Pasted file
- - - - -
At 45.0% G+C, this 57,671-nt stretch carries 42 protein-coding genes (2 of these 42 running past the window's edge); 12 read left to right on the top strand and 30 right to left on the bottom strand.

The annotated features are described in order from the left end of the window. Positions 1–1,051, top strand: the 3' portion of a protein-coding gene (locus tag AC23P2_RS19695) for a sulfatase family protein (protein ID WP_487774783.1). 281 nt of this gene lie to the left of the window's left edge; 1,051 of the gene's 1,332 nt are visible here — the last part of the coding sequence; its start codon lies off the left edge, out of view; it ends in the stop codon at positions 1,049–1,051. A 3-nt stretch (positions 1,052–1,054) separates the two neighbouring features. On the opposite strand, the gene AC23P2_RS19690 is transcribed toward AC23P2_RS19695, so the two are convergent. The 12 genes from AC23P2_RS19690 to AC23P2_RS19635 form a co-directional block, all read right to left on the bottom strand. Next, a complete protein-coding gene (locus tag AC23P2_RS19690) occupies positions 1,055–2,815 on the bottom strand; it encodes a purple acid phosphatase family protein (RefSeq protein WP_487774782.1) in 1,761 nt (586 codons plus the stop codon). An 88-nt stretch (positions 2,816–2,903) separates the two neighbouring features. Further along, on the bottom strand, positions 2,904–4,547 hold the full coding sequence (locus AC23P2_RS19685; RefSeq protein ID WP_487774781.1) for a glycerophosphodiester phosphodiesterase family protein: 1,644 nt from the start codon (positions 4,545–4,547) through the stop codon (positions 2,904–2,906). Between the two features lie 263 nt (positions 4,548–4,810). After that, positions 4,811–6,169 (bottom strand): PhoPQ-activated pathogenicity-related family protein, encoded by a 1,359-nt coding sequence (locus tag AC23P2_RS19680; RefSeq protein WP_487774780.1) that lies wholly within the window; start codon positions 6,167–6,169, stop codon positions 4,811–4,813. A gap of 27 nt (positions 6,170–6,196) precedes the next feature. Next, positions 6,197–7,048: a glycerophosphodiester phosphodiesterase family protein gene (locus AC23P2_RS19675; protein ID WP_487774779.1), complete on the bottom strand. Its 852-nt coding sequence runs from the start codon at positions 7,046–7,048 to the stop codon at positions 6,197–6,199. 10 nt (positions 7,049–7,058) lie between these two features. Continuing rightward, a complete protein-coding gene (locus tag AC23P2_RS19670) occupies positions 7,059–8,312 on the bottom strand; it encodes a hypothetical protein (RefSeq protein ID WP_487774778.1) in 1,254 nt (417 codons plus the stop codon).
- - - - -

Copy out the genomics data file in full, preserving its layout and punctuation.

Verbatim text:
At 45.0% G+C, this 57,671-nt stretch carries 42 protein-coding genes (2 of these 42 running past the window's edge); 12 read left to right on the top strand and 30 right to left on the bottom strand.

The annotated features are described in order from the left end of the window. Positions 1–1,051, top strand: the 3' portion of a protein-coding gene (locus tag AC23P2_RS19695) for a sulfatase family protein (protein ID WP_487774783.1). 281 nt of this gene lie to the left of the window's left edge; 1,051 of the gene's 1,332 nt are visible here — the last part of the coding sequence; its start codon lies off the left edge, out of view; it ends in the stop codon at positions 1,049–1,051. A 3-nt stretch (positions 1,052–1,054) separates the two neighbouring features. On the opposite strand, the gene AC23P2_RS19690 is transcribed toward AC23P2_RS19695, so the two are convergent. The 12 genes from AC23P2_RS19690 to AC23P2_RS19635 form a co-directional block, all read right to left on the bottom strand. Next, a complete protein-coding gene (locus tag AC23P2_RS19690) occupies positions 1,055–2,815 on the bottom strand; it encodes a purple acid phosphatase family protein (RefSeq protein WP_487774782.1) in 1,761 nt (586 codons plus the stop codon). An 88-nt stretch (positions 2,816–2,903) separates the two neighbouring features. Further along, on the bottom strand, positions 2,904–4,547 hold the full coding sequence (locus AC23P2_RS19685; RefSeq protein ID WP_487774781.1) for a glycerophosphodiester phosphodiesterase family protein: 1,644 nt from the start codon (positions 4,545–4,547) through the stop codon (positions 2,904–2,906). Between the two features lie 263 nt (positions 4,548–4,810). After that, positions 4,811–6,169 (bottom strand): PhoPQ-activated pathogenicity-related family protein, encoded by a 1,359-nt coding sequence (locus tag AC23P2_RS19680; RefSeq protein WP_487774780.1) that lies wholly within the window; start codon positions 6,167–6,169, stop codon positions 4,811–4,813. A gap of 27 nt (positions 6,170–6,196) precedes the next feature. Next, positions 6,197–7,048: a glycerophosphodiester phosphodiesterase family protein gene (locus AC23P2_RS19675; protein ID WP_487774779.1), complete on the bottom strand. Its 852-nt coding sequence runs from the start codon at positions 7,046–7,048 to the stop codon at positions 6,197–6,199. 10 nt (positions 7,049–7,058) lie between these two features. Continuing rightward, a complete protein-coding gene (locus tag AC23P2_RS19670) occupies positions 7,059–8,312 on the bottom strand; it encodes a hypothetical protein (RefSeq protein ID WP_487774778.1) in 1,254 nt (417 codons plus the stop codon).